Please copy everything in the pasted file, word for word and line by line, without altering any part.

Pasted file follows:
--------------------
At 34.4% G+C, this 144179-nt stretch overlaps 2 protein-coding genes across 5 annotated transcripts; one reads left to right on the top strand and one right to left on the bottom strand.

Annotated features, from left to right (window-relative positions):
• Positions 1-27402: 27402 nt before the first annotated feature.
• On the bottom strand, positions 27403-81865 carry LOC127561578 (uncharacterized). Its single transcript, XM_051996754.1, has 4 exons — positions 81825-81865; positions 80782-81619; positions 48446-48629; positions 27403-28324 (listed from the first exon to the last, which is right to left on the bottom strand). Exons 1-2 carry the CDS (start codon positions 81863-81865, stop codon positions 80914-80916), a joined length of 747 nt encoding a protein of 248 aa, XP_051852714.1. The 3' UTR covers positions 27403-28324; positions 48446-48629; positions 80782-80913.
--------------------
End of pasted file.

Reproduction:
At 34.4% G+C, this 144179-nt stretch overlaps 2 protein-coding genes across 5 annotated transcripts; one reads left to right on the top strand and one right to left on the bottom strand.

Annotated features, from left to right (window-relative positions):
• Positions 1-27402: 27402 nt before the first annotated feature.
• On the bottom strand, positions 27403-81865 carry LOC127561578 (uncharacterized). Its single transcript, XM_051996754.1, has 4 exons — positions 81825-81865; positions 80782-81619; positions 48446-48629; positions 27403-28324 (listed from the first exon to the last, which is right to left on the bottom strand). Exons 1-2 carry the CDS (start codon positions 81863-81865, stop codon positions 80914-80916), a joined length of 747 nt encoding a protein of 248 aa, XP_051852714.1. The 3' UTR covers positions 27403-28324; positions 48446-48629; positions 80782-80913.